NFL mock drafts have begun to take flight all across the football landscape and the usual misconceptions about who the New York Giants will select in the upcoming NFL Draft continue to confound insiders.For the record, the New York Giants do not draft out of need. They take the best player available (according to their board) when their time to select arrives. That being stated, many pundits and draftniks have the Giants taking an offensive tackle, tight end or running back with the 23rd overall pick in the first round. All are considered “need” positions.
The Giants are very aware of what their needs are and so is the rest of the league. Some years those needs are more evident than others and teams drafting behind them tend to get a little nervous not knowing exactly what the Giants’ plans are.
Last year, the Chicago Bears and Tennessee Titans leapfrogged over the Giants into the top ten to poach two players the Giants reportedly coveted in Georgia LB Leonard Floyd and Michigan State OT Jack Conklin. GM Jerry Reese then surprised everyone by selecting Ohio State CB Eli Apple with the 10th overall selection.
Apple was not predicted to go that high, but the Giants had him higher on their board than most teams and that’s why they didn’t think twice in taking him. It just so happens their secondary was the league’s worst in 2015, so it came across as a “need” pick. The truth is, any pick going into last year’s draft was done out of need after three losing seasons.
Reese has adhered to the same draft philosophy since he took over personnel responsibilities in 2007. He waits his turn and takes the best player in front of him. He told us last year before the draft how the Giants arrive at those choices.
“We put guys in the first row. We put guys in the second row and the third row. When it’s our time to pick, we try to pick the best player in the row,” he explained. “Sometimes we can get two players out of the first row. We like it when we can get two players who we’ve got in the first row. We like it like that. In the first row, all of those guys are not really first round picks because we call them rows.”
It’s an interesting way of doing things. Grouping players laterally rather than vertically.
They also do not get caught up in what pundits or the fans have to say. If those people were any good at player evaluation they’d be doing it for a living themselves rather than just talking and writing about it. Predicting the NFL Draft has gone from a casual parlor game to an exact science over the years, but when it comes to the Giants, all bets are off.
We won’t know who the Giants might have in what row come draft day. We never do. Neither does anyone else, so don’t believe anything you read or hear leading up to draft day. Yes, the Giants need a left tackle. Badly. A right one, too, but will a tackle be the best player available when the Giants’ turn to pick comes around? We’ll see.
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To be frank, it’s way too early to speculate which players they could be targeting in the draft right now. The NFL Combine revealed the usual. There are a lot of good athletes out there. We already knew that. As Bill Parcells used to say, he’s not a “track coach, he’s a football coach.”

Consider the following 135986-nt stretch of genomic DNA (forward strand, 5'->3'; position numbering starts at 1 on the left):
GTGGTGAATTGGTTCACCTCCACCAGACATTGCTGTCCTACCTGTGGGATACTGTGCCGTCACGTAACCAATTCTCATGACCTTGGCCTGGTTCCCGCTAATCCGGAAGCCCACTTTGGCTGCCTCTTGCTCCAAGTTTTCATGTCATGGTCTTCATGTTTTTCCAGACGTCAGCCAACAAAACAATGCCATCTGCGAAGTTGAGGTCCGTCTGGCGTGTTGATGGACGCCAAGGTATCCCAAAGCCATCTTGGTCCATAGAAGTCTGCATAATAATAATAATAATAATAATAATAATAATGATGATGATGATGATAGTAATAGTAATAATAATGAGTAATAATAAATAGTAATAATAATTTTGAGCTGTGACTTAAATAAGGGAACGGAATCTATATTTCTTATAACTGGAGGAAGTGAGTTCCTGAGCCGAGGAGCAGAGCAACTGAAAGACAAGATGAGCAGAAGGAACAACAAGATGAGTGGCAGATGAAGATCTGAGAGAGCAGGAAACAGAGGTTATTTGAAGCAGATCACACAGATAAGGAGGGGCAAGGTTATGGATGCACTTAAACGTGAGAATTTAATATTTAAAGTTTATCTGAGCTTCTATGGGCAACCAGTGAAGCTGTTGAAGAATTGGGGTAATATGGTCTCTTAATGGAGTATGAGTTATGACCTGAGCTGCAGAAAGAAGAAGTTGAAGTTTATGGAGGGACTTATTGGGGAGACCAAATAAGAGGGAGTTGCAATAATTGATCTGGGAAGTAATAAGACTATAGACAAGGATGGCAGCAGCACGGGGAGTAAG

The Giants, like many teams, tip their hand at the Combine by meeting with players privately. They use that time very selectively and if they speak to a player, they are said to be genuinely interested. Same goes for the East-West Shrine Game and the Senior Bowl.
Walter Football.com reports the Giants have met with the following players:
Julie’n Davenport, OT, Bucknell; Rasul Douglas, CB, West Virginia; Antonio Garcia, OT, Troy; Kyle Kalis, G, Michigan; Dieugot Joseph, OT, Florida International; Obi Melifonwu, S, Connecticut; Antonio Pipkin, QB, Tiffin; Justin Senior, OT, Mississippi State
East-West Shrine Game:
Garett Bolles, OT, Utah; Jake Butt, TE, Michigan; Jerod Evans, QB, Virginia Tech; Bucky Hodges, TE, Virginia Tech; O.J. Howard, TE, Alabama; Pat Mahomes, QB, Texas Tech; Damien Mama, G, USC; Taylor Moton, OT/G, Western Michigan; David Njoku, TE, Miami; Ryan Ramczyk, OT, Wisconsin; Cam Robinson, OT, Alabama; Nico Siragusa, G, San Diego State
Free agency is a more telling scenario when it comes to addressing needs. With the salary cap rising again this year, the Giants had over $30 million to play with. Reese went right to work, using $17 million of that money to assign the franchise tag to DE Jason Pierre-Paul and then brought in veteran WR Brandon Marshall on a two-year, $11 million deal.
Reese then made one of his famous under-the-radar pickups by inking Minnesota Vikings’ TE Rhett Ellison, a superior blocker that can also be used as a fullback. He followed that signing up by bringing back OL John Jerry and adding former first-round pick D.J. Fluker, a three-time national champion offensive lineman who played all over the line the past four seasons for the San Diego Chargers.
These were all “need” additions as the draft approaches. This way, Reese won’t be inclined to make a forced error on draft day. This fits Reese’s modus operandi the past few years. He has strategically used free agency to fill the immediate holes in his roster and then looked for longer term solutions in the draft.
It’s working, as the Giants’ roster has improved dramatically over the past three years.